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Handling Unwanted Advice from the Grandparents

Handling Unwanted Advice from the Grandparents

unwanted advice

Last updated on September 28th, 2021 at 01:40 pm

I think many people would agree that one of the biggest challenges about becoming a parent is dealing with the new grandparents and their endless supply of “advice”. As with most things regarding multiples, the headaches regarding the onslaught of motherly input is doubled with twins. In addition to the fact that 53,554 things have changed in the world of babies since your parents were parents, they were probably parents to just one infant at a time.

For my husband and me, both sets of grandparents (our parents) seemed to be supportive about the fact that many things have changed when it comes to keeping infants safe and happy in the last couple of decades and signed up for “grandparents’ classes” at local hospitals. When they returned from their adventures in the classroom, however, they seemed to have forgotten to ask their instructor the 64,534 questions they had and instead turned to us to wonder why they couldn’t put their grandchild to sleep on their belly when we all slept our bellies and turned out fine? And why are bumpers in cribs frowned upon now when they almost certainly stopped us from sticking our limbs through the crib bars as newborns?

unwanted advice

Handling Unwanted Advice from the Grandparents

Lucky for me, my husband is a lawyer and therefore well practiced in explaining things using reasoning, logic, and fact. While my blood started to boil at every pointed question (just because I was carrying the baby didn’t mean I was making the rules, after all) he calmly pulled up articles where doctors, scientists, and other certified professionals clearly answered all of their queries. They didn’t really accept any of the explanations because, after all, “we all turned out fine”, but they did at least let things go.

Fast forward a few months and the advice from grandparents (and all other parents, nonparents, and people of the world) came flooding out as soon as the twins were earthside. My grandmother even, at almost 90 years old, constantly recanted tales of her days as a new mother and what sort of sleep schedule her oldest son had and how many times a day my aunt spit up at week three of life. To this day (my twins are 2.5 years old) I constantly ask my husband how it is possible for our grandparents and parents to remember minute details from various infancies when I can barely remember what I had for dinner last night. But such is life. They care, and therefore, they share.

You’ve got to decide early on how you’re going to handle unwanted advice from family members and friends. Obviously, no one wants to burn bridges over suggestions on the best bottle for your baby or whether or not white noise is really advisable. But it’s hard enough being a parent to twins, so you need to do what you can to make other aspects of your life easier as soon as possible. I’ve heard many stories of feuds beginning when potential baby names are tossed around…

“What do you MEAN you’re not going to make your son “the fourth”?! It’s tradition! You must!”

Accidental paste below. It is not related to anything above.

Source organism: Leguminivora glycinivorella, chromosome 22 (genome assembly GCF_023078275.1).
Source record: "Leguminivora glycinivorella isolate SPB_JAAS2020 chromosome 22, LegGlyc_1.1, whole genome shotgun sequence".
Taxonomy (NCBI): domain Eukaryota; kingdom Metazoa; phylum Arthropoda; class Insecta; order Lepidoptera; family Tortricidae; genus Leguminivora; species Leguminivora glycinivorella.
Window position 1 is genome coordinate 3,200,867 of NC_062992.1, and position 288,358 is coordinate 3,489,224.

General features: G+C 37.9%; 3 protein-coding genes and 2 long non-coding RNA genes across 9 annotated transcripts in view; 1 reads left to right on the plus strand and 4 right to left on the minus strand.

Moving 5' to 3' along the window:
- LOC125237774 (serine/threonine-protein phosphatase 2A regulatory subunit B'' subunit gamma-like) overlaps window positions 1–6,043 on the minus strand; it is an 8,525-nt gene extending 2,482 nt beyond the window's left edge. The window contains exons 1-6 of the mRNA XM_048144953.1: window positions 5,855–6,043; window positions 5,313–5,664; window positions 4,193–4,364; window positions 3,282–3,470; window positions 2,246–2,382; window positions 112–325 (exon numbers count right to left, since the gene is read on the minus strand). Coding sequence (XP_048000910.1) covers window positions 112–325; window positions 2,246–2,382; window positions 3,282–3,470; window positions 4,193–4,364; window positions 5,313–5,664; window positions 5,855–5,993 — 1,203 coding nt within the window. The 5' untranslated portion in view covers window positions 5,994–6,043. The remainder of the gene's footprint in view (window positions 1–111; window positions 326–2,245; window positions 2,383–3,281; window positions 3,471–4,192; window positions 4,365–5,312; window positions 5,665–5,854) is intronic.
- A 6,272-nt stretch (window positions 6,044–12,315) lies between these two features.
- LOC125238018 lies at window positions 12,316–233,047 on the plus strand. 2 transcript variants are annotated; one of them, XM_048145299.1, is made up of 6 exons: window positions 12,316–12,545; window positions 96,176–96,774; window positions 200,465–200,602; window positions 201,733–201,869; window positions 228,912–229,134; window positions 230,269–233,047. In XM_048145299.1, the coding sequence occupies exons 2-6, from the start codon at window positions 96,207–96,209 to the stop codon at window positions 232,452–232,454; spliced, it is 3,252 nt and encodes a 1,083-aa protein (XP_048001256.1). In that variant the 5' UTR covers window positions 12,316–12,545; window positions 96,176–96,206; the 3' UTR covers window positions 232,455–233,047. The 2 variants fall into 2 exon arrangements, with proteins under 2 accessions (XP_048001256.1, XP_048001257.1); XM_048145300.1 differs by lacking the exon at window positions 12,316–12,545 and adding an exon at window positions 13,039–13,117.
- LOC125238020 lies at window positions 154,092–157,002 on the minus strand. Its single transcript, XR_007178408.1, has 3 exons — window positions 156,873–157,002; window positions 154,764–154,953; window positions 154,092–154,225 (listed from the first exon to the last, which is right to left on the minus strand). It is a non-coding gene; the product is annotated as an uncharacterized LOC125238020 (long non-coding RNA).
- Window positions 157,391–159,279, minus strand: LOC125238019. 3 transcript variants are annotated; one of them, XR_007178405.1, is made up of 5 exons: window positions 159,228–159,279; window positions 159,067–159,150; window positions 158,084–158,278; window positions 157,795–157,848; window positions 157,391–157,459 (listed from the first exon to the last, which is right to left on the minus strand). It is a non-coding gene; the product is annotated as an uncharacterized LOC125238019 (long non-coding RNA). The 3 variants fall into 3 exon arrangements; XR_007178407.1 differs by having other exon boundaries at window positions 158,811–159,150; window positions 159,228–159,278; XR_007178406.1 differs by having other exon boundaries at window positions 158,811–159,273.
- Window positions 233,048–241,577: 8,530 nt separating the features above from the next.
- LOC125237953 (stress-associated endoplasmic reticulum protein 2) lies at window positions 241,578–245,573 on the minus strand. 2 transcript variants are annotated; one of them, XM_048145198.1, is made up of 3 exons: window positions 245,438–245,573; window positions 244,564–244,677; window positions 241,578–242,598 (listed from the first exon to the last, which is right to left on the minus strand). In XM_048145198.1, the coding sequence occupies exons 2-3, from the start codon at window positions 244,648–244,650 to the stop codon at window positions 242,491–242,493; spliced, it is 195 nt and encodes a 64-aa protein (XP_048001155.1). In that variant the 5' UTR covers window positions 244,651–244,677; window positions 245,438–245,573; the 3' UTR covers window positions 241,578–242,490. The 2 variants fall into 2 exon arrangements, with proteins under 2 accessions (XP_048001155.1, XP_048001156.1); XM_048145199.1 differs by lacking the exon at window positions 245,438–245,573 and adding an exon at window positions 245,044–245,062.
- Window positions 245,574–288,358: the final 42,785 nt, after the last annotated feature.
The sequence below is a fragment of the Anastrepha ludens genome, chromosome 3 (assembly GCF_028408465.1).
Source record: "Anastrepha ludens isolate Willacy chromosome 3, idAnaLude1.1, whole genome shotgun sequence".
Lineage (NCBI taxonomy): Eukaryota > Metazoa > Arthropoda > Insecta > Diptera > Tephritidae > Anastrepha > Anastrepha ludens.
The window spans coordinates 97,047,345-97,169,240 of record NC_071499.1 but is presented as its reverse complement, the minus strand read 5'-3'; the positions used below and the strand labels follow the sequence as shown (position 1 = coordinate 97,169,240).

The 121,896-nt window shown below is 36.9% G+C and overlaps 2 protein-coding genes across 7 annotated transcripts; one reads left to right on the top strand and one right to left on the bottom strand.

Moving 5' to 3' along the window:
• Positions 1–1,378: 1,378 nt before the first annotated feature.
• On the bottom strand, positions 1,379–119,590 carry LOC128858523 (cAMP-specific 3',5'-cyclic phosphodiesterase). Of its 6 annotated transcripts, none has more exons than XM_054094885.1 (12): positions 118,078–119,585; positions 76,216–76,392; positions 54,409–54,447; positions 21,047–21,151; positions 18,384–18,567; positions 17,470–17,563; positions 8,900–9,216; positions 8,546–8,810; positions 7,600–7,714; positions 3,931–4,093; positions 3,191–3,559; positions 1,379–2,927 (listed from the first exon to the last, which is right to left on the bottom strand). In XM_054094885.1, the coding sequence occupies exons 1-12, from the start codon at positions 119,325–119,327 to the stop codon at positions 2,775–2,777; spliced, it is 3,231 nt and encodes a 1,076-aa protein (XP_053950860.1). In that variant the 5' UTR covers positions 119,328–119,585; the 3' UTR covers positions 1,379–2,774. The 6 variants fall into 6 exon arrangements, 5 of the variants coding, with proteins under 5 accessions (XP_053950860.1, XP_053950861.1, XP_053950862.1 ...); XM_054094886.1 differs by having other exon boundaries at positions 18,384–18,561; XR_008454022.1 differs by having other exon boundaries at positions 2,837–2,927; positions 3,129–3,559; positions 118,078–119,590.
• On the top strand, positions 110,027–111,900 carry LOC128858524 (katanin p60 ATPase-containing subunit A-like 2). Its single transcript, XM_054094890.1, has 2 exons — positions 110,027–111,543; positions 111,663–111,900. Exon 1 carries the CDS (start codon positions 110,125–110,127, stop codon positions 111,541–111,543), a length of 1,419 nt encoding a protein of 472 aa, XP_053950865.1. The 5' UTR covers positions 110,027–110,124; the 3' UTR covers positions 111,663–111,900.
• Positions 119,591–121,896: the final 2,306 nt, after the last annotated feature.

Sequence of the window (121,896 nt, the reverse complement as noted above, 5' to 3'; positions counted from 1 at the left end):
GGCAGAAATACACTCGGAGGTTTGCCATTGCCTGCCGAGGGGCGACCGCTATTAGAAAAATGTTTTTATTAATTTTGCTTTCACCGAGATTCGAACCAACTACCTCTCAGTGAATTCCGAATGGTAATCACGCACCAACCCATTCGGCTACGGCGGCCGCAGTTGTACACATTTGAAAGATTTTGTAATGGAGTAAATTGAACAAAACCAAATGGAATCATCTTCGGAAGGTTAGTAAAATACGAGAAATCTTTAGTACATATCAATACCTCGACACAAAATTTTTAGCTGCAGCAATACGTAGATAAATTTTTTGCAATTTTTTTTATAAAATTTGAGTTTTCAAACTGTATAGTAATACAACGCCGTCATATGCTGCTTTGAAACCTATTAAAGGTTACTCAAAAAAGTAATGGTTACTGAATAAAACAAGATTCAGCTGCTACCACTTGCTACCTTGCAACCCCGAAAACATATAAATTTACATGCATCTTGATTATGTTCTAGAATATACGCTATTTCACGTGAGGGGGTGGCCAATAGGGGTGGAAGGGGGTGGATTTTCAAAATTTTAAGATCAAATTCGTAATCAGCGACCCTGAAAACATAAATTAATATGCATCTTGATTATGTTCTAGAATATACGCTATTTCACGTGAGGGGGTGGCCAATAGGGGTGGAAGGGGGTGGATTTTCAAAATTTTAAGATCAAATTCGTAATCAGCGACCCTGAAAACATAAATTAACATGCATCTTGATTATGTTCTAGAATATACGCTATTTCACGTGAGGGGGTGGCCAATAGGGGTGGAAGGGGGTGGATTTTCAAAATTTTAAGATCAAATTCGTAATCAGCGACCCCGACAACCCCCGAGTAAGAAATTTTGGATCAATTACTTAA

“But you MUST use the middle name Elizabeth because your great grandmother INSISTED on it!”

“That’s a lovely name but your (unwed and very non-pregnant) sister chose that name for her firstborn when she was just thirteen years old!”

unwanted advice

And names are just the “silly” stuff, but they can act as kindling to much bigger fires that you might not want to put out two days postpartum. Mothers and mothers-in-law are the first to suggest the “easy” way to nurse a child or the “right” way to swaddle a newborn, even though you’ve been through all the courses and you and your partner have a plan that you plan to follow. It’s less common from the fathers and fathers-in-law at the onset, but if boundaries aren’t set early you’ll be hearing from them a few years down the road. Your father warned you not to let your daughter play a certain sport or swore it was more financially advisable to send your son to such-and-such a school. Regardless of the issue and again—we all know (or at least hope) so much unsolicited advice comes from a place of love—it’s best to try to figure out how much you do or do not want to hear early on.

If the advice comes at you that makes you stress the tiniest bit more than necessary…

  1. Kindly tell the giver that while you appreciate their opinion, it’s really important that you and your husband do things your way. If you’re lucky, one quick and polite remark will be all it takes to quell the crazy.
  2. If you “put your foot down” on an issue that you and your spouse feel strongly about, you can get back in good graces by asking for advice on other things; like deciding which of two outfits to bring your little ones home from the hospital in, or just ask your mother-in-law what your husband’s favorite book was as a baby. Being able to contribute a suggestion or anecdote in any way should help those grandparents fulfill their desire to help out in any way possible.
  3. If your particular grandparent is the overbearing sort, you might have to be more firm, call on your spouse to help (intervention style anyone?) or sadly, avoid them until you’re in a place where you can let in outside stressors.

I repeat…being a parent of multiples, especially in the newborn stages, is tough. Your goals are simple each day: keep those babies fed, clean, and happy and keep your sanity in check as best as you can.

Handling Unwanted Advice from the GrandparentsKatelyn Heindel is a communications manager-turned stay-at-home mom two 18-month-old twins. She lives in Richmond, Va with her husband, two monkeys (err, toddlers) and the world’s weirdest cat.


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